High Representative of the EU for Foreign Affairs and Security Policy Josep Borrell said there is no alternative to the Vienna platform in the nuclear negotiations with Iran.
Speaking to Asharq Al-Awsat, Borrell said that the ongoing efforts to return to the Joint Comprehensive Plan of Action (JCPOA) are just a "first step" to address other files related to Iran's interference in the internal affairs of other countries.
Asked by Asharq Al-Awsat about the current push for a return to the nuclear agreement and whether Europeans fear the Iranian program will develop ballistic missiles and drones, Borrell asserted that the EU is concerned about many other issues and cannot solve all the problems at once.
He asserted that talks now aim to relaunch the nuclear agreement, but it is not the end because many issues will need further discussions.
"The first step would be to avoid a nuclear Iran. Then we deal with other matters."
Asked whether there are fears of any other conflicts if Iran does not stop its interference in the internal affairs of other countries, Borrell noted that there are many reasons to be concerned about the danger in the region. However, the first thing would be reaching the nuclear deal.
US Secretary of State Anthony Blinken said that the return to mutual compliance provides a "platform to address its [Iran] other destabilizing activities."
Meanwhile, Iranian FM Hossein Amirabdollahian announced that Tehran would return to the table of negotiations.
"We are reviewing the Vienna negotiations files currently, and, very soon, Iran's negotiations with the 4+1 countries will recommence."
Blinken indicated that US Special Envoy for Iran, Rob Malley, had a very productive few days in New York.
"We don't yet have an agreement by Iran to return to the talks in Vienna. We're very much prepared to return to Vienna to continue the talks, and the question is whether, and if so, when, Iran is prepared to do that."
He asserted that Washington has been very sincere and very steadfast in pursuing a path of meaningful diplomacy to get back to mutual compliance with the JCPOA and also to address the full range of concerns that the US and many other countries have with Iran.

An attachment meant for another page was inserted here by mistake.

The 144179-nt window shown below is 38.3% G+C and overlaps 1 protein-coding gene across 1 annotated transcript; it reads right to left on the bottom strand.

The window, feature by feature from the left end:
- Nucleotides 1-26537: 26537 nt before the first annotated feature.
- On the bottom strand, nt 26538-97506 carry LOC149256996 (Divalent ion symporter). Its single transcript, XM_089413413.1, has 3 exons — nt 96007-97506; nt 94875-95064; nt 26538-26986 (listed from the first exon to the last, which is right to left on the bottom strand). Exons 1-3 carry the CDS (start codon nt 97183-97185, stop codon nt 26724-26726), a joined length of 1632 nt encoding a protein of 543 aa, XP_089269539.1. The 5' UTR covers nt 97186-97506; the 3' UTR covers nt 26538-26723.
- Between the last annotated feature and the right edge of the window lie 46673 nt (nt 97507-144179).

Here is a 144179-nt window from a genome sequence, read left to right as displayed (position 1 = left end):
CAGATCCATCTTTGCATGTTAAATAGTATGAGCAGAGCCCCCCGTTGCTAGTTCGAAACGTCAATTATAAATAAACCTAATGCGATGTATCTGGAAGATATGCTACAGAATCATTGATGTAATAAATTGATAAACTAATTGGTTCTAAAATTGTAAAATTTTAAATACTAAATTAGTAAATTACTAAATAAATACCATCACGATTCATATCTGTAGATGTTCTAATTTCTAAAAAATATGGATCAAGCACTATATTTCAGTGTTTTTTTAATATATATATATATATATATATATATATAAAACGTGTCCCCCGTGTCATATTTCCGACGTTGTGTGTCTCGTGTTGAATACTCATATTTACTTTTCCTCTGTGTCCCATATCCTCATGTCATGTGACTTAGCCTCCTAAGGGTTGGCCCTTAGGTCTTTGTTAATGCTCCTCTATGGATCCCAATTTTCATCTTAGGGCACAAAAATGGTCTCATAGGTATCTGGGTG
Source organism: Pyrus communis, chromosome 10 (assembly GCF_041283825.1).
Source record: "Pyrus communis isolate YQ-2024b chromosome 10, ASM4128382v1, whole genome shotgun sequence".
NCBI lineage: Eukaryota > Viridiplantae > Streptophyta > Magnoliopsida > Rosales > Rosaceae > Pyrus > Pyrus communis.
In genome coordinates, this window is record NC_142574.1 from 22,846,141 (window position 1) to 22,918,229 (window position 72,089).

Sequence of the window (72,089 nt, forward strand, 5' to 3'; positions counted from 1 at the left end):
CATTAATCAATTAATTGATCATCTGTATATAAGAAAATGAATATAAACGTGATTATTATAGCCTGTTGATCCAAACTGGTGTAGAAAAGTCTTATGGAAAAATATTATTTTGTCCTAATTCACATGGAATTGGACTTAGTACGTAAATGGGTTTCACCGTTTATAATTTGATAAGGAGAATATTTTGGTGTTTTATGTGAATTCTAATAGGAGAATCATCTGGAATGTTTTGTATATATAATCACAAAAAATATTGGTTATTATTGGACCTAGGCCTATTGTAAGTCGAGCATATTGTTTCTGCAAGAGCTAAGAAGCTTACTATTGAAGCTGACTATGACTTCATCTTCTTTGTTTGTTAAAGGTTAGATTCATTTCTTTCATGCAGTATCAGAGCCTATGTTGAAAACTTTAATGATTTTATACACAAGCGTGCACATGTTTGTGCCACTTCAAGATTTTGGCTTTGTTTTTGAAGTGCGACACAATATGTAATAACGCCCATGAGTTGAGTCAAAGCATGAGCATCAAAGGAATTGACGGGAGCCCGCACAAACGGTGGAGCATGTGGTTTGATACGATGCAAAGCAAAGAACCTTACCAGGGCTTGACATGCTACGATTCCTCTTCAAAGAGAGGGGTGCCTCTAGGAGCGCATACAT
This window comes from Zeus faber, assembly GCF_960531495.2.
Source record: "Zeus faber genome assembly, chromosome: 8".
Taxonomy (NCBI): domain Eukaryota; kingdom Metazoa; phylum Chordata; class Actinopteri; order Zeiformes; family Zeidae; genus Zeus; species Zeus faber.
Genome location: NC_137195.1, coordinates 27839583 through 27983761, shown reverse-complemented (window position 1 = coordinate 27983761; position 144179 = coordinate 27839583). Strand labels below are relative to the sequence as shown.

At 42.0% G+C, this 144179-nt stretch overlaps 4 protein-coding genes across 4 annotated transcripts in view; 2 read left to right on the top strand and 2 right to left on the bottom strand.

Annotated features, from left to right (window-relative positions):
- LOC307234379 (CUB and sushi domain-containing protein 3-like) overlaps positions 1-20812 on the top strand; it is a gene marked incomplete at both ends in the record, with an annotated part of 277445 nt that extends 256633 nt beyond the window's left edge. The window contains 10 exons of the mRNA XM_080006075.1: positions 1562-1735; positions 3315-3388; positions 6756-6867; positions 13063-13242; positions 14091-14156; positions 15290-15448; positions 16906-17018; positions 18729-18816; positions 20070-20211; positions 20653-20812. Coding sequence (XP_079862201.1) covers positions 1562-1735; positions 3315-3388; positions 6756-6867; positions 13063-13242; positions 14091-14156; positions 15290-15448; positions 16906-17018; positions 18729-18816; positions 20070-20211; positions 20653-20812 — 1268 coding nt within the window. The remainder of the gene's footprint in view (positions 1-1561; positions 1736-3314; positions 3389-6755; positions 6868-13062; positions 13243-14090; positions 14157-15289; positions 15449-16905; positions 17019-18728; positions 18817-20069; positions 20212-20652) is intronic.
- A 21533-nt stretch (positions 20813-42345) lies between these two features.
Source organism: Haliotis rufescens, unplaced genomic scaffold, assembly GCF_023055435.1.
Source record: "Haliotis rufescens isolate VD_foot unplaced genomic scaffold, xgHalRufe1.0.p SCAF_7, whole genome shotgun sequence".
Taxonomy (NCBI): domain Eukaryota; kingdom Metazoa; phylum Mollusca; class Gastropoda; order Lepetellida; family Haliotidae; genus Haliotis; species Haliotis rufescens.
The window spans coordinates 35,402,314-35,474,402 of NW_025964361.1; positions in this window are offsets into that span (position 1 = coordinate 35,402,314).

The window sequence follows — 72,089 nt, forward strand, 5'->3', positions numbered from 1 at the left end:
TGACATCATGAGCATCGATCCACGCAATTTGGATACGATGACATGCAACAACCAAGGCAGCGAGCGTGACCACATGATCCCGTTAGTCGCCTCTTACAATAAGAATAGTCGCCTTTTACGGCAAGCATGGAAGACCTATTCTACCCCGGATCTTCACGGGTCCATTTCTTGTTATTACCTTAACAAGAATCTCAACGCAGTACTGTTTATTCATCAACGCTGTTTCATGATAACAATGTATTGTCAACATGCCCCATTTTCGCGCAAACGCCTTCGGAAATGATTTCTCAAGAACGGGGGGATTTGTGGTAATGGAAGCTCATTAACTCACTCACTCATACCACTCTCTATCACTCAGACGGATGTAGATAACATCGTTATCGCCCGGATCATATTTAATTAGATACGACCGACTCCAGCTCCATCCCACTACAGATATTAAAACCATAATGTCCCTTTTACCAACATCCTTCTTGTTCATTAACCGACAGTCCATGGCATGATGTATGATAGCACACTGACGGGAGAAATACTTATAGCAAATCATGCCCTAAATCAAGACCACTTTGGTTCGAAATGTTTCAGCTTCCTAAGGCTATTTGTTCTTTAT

Washington still believes that a return to mutual compliance with the agreement is in its interest. "It's the best available option to restrict Iran's nuclear program and to provide a platform to address its other destabilizing activities."
Blinken explained that the challenge right now is that with every passing day, Iran continues to take actions that are not in compliance with the agreement, particularly building larger stockpiles of highly enriched uranium to 20 percent, even to 60 percent, and spinning faster centrifuges.
"We will get to a point in the future at which simply returning to mutual compliance with the JCPOA will not recapture the benefits of the agreement because Iran will have made too much progress in its program that would not be reversed simply by returning to the terms of JCPOA."
Iran's issue was discussed in a meeting between Blinken and the foreign ministers of the Gulf Cooperation Council countries, including the Saudi Foreign Minister, Prince Faisal bin Farhan.
State Department spokesman Ned Price said that Blinken highlighted the enduring interest that the US shares with the people and governments of the region in fostering the Middle East that is peaceful, secure, and prosperous, and where Washington's partners are safe from external aggression.
Blinken and GCC member states discussed work to achieve a common approach toward a durable solution to the conflict in Yemen, pursuing diplomacy to reach a mutual return to compliance with the JCPOA, and countering Iran's continued aggressive behavior in the Gulf.
"The United States joins our Gulf partners in condemning the Houthi attacks on Saudi Arabia, including civilians and infrastructure," said Price.